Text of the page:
The beginning of World War II found the U.S. Army Air Corps with a number of transitional types still in front-line service, like the O-47 and the A-13. These were aircraft whose roles had been made obsolete by the new nature of warfare and by technological advance by America’s enemies.
On the cusp of that category was the O-49 Vigilant, built in 1940 to augment the USAAC’s two-seat observation fleet. The O-49 was a braced high-winged monoplane that seated two. Powered by a 285-hp Lycoming R-680-9 engine, the O-49 had excellent low-speed characteristics thanks to large-span flaps and leading-edge slats that spanned nearly the length of the wings.
142 O-49s were followed by 182 O-49As. In 1942, their designations changed to L-1 and L-1A, and some were supplied to the British under lend-lease.
Unlike the O-47, the low-speed characteristics of the L-1 kept it from being relegated to training duties. It was used throughout the Pacific and Europe for artillery spotting duties, liaison and medical evacuation. Still, its success was tempered by the arrival of the lighter, faster and more versatile L-5 Sentinel.
MPM’s kit of the L-1 is something of a head-scratcher. Comprised of 36 gray and two clear plastic pieces and 12 photo-etched parts, the kit reverses a trend for MPM toward greater detail and the use of resin. Instead, what you get is an airplane with a huge glass area and perhaps the most Spartan cockpit MPM has ever offered.
The cockpit is made up of a floorboard, a rear bulkhead, two seats, a control column and a blobby-looking instrument panel. There is no sidewall detail (unless you count the ejector pin marks inside the fuselage, no seat belts are provided, no detail is present on the floor. In the not-so-distant past, MPM would have provided at least a few interior parts in photoetched metal, but there are none in this kit.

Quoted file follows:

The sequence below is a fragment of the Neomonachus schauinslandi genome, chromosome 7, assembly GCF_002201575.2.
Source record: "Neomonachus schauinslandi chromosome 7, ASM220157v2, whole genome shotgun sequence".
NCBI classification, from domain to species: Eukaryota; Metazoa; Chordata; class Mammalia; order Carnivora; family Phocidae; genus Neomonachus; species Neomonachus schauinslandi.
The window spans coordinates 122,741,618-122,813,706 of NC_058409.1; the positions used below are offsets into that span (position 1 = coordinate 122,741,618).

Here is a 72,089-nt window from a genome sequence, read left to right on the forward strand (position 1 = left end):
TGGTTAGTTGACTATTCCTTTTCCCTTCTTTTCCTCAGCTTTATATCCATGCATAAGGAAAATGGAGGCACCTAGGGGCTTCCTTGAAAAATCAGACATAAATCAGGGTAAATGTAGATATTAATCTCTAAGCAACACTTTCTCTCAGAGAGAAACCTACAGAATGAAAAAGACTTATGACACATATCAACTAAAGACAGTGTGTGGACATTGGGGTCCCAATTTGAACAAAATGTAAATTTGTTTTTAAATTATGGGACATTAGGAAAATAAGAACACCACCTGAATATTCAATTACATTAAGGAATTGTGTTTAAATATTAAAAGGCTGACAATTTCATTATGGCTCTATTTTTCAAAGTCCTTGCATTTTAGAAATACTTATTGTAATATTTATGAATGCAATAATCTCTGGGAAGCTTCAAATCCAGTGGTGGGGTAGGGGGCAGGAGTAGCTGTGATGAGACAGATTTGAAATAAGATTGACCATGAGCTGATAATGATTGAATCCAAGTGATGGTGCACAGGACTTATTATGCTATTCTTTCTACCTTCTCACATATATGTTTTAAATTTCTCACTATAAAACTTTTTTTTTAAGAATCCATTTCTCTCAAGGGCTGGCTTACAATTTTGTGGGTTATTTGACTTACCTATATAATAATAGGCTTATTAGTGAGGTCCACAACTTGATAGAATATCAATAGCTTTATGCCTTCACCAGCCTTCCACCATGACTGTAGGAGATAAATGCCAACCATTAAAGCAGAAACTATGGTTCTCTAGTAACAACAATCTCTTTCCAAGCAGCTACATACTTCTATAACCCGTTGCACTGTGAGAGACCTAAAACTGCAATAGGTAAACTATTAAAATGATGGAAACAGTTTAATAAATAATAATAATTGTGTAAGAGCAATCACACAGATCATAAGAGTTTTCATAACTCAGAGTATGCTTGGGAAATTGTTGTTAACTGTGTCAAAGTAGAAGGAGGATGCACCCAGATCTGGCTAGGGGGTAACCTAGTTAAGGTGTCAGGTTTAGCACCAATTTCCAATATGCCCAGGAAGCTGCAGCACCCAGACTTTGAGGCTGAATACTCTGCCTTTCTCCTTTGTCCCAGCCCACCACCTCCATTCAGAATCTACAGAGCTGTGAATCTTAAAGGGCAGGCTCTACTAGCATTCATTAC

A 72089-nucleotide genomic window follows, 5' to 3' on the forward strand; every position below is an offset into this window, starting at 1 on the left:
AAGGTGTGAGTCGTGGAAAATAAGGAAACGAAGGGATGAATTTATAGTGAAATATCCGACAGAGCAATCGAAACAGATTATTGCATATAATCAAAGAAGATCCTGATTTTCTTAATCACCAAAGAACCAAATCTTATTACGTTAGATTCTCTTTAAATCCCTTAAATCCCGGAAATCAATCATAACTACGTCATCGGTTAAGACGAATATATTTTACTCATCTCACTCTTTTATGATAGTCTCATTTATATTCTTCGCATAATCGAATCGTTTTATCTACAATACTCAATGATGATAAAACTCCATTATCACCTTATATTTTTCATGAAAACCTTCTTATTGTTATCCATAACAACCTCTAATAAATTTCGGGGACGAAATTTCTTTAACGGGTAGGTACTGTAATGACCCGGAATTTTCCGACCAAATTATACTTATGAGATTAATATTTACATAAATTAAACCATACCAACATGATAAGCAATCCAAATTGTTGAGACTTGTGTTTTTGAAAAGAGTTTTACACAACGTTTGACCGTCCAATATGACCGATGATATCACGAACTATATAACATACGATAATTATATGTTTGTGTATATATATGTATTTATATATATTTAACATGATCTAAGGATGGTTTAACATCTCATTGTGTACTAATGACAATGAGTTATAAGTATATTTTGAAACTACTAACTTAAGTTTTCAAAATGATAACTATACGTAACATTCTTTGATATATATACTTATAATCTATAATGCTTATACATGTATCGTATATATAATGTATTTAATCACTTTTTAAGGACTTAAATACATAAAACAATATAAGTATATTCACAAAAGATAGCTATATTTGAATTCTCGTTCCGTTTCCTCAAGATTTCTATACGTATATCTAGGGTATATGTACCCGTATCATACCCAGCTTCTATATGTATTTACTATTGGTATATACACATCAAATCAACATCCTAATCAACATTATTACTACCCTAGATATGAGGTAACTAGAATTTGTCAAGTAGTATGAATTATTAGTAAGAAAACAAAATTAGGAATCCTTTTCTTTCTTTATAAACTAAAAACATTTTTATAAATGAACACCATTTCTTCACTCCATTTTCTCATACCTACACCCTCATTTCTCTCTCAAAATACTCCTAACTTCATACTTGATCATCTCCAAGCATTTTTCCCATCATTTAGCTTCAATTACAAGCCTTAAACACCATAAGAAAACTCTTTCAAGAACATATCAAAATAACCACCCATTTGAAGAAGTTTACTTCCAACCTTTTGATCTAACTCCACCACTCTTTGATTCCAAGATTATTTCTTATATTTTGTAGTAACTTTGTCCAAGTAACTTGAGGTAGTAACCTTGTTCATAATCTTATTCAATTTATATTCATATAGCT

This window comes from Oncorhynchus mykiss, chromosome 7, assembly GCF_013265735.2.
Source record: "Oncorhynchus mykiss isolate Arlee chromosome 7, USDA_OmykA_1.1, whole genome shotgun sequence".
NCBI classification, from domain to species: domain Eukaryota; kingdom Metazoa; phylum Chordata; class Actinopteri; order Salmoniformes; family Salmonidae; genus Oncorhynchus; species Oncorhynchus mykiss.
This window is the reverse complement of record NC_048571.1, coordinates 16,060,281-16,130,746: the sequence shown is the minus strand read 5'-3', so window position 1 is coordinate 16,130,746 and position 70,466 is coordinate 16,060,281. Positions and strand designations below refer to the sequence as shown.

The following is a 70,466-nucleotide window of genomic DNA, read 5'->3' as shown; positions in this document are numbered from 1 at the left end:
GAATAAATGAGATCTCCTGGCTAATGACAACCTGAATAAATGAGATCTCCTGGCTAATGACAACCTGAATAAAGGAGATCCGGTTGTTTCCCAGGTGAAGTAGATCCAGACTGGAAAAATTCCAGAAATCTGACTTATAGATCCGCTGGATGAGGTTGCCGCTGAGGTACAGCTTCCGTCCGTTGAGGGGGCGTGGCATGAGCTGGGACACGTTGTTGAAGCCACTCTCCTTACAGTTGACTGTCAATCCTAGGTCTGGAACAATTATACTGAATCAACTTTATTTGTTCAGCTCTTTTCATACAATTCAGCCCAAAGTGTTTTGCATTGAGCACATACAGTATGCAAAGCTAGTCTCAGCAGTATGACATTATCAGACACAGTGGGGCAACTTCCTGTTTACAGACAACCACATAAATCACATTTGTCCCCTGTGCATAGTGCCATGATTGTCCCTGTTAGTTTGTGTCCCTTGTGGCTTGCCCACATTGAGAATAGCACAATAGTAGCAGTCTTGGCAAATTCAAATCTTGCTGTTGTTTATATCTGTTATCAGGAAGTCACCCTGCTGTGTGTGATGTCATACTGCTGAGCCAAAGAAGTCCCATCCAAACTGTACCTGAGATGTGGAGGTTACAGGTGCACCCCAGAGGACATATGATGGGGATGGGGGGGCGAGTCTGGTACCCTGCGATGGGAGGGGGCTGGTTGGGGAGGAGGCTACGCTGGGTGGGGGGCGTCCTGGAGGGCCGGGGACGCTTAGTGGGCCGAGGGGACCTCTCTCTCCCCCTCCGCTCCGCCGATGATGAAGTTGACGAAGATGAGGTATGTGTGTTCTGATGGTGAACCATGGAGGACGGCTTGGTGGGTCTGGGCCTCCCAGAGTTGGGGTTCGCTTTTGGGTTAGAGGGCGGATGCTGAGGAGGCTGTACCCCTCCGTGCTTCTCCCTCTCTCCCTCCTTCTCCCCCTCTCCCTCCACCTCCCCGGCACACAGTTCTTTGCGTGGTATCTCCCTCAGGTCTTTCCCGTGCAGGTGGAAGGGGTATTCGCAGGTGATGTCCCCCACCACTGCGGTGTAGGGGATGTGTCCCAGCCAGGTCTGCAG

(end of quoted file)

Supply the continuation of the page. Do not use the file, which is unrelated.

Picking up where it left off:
The cockpit is sandwiched inside the fuselage, which has the right shape and boasts an effective fabric pattern, although the protruding fuel filler is missing. The horizontal tail butt-joins the fuselage. At this early point in construction, the two-piece canopy must be added; this has a seam in its center along a panel line that must be filled. The canopies are very clear, which should show off the rudimentary cockpit in fine fashion.
The wings attach to the canopy at another set of butt joints. Use 5-minute epoxy or superglue here, and be careful! One false move and you’ll have a nasty glue smear on your clear parts. The wing has its leading-edge slats in the retracted position, perhaps the kit’s biggest problem. The box top shows a real L-1 and the slats are as plain as the nose on your face; this is a detail that MPM really ought to have tried to portray.
The engine and cowl ring are acceptable in detail, as are the landing gear struts. The wheels themselves are provided as halves with flat mating surfaces. The braces have an airfoil cross-section and attach to subtle mounting points on the lower wings. The cowling air scoop and the propeller are reasonably well detailed but may take some effort to remove intact from the trees.
Photoetched parts provide the flap hinges and mass balances. Why MPM couldn’t have thrown in a few extras for the cockpit on this sheet eludes my understanding. They do score some points by providing a head-on drawing that illustrates the dihedral of the wing and the position of the aerial antennas.
The decals offer four planes. First is an L-1 used in Alaska in 1942 in a sand/olive drab over azure blue scheme, which seems dubious, since the aircraft on the boxtop wears the same markings except for light gray undersides. Besides, how often are the skies azure blue in Alaska? Option 2 is for a medical evacuation aircraft in overall aluminum dope seen near Remagen in May 45. The third aircraft is an OD-over-neutral gray machine based in Burma. The final option is an O-49 in a similar scheme but with white wing tips and white circles for cockades from the Louisiana Maneuvers on 1941. The decals are printed sharply and in register and are complete down to the propeller maker’s logos.
This kit represents a step back for MPM after years of progress. Perhaps they are holding back in advance of an “Upgraded” version, as they have done with many of their older kits. I hope not, because if that means more models as lacking in details as this, modelers may start waiting until the upgrades arrive to buy new kits, and the upgraded versions might never come. This is a decent model of a fairly obscure type, but it will require more work to complete satisfactorily than it ought to have.